allocated to their school systems (Wong, 2015).

ICT Integration
Through research, it is possible to identify the methods used for the successful
integration of technology. Two components of this are the allocation of resources and
the paradigm shift in the manner of educating students (Fan & Ho, 2012).
Fan and Ho (2012) note that ICT skills for problem-solving are vital in today's
world. These tools will also be utilized to improve teaching through the use of ap-

Country Case Study Synthesis Report

plications and software. ICT will revolutionize the ability to track a students learning history and performance as well.
Benchmarks for ICT Integration
Three benchmarks are used to determine integration. The first one is the presence of hardware, presented commonly as the ratio of students to computers. The second is creating habitual use of computers. It can be recorded in the amount of time
quantitatively that a student uses a computer daily. The last marker is the dedication of
manpower through professional development that modifies their classroom to incorporate ICT. Each of these on their own, and collectively, impact future students learning.

Perceived Usefulness
Wongs research immediately saw hindrances to implementation in teachers
perception of usefulness, or how the technology would impact grades. Second to this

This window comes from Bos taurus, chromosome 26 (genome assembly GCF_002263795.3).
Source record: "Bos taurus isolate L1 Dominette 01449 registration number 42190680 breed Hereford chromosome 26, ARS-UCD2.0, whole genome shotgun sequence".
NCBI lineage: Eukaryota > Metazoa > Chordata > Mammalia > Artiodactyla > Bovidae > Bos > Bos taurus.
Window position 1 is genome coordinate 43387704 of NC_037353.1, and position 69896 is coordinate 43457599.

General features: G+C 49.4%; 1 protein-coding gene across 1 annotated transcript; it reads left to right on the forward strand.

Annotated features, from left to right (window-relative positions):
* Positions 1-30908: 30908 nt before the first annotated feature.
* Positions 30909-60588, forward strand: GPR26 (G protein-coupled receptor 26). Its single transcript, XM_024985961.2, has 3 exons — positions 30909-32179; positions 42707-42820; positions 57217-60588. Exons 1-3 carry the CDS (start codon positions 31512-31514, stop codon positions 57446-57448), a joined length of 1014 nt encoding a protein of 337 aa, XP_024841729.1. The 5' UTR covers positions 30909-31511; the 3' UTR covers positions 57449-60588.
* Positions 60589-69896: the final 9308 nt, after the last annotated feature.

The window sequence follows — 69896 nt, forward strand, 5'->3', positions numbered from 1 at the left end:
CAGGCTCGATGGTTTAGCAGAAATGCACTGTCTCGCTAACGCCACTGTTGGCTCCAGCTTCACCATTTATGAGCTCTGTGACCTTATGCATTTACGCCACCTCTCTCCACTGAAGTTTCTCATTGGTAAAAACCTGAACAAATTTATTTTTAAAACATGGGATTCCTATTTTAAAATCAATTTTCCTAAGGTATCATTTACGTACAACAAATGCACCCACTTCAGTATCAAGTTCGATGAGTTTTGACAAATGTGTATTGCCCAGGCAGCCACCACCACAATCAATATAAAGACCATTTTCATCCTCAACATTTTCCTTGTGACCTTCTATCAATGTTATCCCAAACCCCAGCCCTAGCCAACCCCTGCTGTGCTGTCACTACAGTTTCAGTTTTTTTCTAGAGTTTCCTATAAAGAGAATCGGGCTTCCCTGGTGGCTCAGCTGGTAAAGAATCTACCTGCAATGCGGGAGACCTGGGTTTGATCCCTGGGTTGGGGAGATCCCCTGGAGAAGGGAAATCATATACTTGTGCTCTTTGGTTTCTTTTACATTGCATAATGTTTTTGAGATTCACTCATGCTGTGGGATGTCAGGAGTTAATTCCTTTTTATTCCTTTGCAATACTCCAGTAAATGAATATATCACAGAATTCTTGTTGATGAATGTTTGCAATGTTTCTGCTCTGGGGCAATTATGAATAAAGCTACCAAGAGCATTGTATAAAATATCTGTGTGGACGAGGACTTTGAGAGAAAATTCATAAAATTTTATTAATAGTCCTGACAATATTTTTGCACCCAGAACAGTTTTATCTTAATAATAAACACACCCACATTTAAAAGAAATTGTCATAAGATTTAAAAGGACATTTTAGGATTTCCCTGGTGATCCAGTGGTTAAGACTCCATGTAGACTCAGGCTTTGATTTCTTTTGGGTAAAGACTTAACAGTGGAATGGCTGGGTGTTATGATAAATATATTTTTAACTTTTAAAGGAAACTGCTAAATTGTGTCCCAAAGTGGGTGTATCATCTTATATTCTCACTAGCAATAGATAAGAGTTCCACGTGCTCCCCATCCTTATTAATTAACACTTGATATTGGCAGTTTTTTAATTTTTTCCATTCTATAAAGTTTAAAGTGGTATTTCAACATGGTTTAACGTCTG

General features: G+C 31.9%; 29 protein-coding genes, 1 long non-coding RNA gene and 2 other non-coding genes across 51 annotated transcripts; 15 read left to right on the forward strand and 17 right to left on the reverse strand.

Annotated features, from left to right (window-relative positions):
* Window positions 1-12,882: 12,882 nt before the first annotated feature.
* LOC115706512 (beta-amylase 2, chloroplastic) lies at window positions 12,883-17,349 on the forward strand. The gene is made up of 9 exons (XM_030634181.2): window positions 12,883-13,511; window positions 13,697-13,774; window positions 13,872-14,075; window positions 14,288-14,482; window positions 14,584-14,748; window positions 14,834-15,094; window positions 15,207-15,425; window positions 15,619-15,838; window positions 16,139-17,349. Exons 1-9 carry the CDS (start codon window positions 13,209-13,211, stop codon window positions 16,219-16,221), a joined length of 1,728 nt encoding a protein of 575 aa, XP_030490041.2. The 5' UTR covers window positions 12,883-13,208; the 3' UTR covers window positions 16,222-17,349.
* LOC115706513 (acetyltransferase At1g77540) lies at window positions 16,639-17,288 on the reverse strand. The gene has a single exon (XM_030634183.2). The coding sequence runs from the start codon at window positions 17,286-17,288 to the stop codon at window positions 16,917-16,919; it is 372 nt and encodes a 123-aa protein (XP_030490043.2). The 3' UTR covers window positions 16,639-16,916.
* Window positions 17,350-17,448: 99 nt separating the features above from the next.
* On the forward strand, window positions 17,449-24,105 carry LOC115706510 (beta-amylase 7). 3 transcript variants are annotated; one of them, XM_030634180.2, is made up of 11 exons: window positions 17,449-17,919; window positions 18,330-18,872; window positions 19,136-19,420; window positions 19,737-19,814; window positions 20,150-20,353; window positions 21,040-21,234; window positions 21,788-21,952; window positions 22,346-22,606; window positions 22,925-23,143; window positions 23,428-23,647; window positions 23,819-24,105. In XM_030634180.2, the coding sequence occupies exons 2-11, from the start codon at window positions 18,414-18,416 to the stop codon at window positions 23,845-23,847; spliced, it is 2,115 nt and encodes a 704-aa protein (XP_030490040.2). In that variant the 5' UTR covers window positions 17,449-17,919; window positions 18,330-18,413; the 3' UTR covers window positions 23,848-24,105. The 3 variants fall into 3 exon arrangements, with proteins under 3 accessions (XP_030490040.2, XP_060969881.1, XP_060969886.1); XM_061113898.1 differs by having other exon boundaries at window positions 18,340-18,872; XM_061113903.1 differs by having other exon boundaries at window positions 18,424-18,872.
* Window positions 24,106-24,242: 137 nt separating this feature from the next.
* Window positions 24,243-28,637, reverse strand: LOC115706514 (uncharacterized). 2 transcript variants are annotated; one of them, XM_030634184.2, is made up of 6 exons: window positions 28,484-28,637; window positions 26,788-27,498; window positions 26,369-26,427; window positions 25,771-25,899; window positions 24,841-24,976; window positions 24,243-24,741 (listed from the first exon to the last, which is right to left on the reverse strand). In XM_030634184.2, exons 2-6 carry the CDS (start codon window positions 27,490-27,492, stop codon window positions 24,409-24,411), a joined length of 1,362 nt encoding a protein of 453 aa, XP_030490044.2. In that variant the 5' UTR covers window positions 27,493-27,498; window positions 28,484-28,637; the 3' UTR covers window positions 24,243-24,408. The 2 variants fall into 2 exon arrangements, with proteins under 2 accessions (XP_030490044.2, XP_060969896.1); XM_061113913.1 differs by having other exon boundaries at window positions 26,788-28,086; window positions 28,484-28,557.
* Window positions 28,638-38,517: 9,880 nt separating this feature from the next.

was the teachers perception of ease of use, or how difficult the technology would be to
learn for the teacher. In America, many teachers have the desire, though there is often a
funding issue preventing the arrival of new technology into the classroom. In China, the
schools are given technology, and the hurdle is teachers use.
Wong (2015), shows that computers, and other technology resources are available in Hong Kong classrooms, and the need and drive teachers to implement technology is the main hurdle. Hong Kong has advanced their computer network infrastructure
with support services and provided a nearly 1 to 1 ratio of tablet computers to students.
Students report finding it easy to incorporate this technology, however, teachers found it
difficult to teach technology, partially because the teachers are often teaching with outdated technology, including computers and projectors that would fail and disrupt lessons
(Wong, 2015).

Country Case Study Synthesis Report

Educational Foundation
Fan and Ho (2012) write that as of 2009, there is free education from the age of 6
until 18 in Hong Kong City. There is significant government subsidy to early childhood
education by a direct subsidy to parents. Classes are large, but teachers are paid highly, and classrooms have ample technology. Quality is maintained to frequent government inspections. There is a virtual 100% attendance throughout level of education, In
the government data does not break this down by grade. An interview with Desi Yeshai,
who currently teaches in a grade 1- 6 private school on Hong Kong Island confirms the
above stating that classrooms in her school, and those in the public system have laptops, iPads and SmartBoards. She says that everything is connected with fast WiFI, and
this is standard across the systems. She sees that private schools more typically use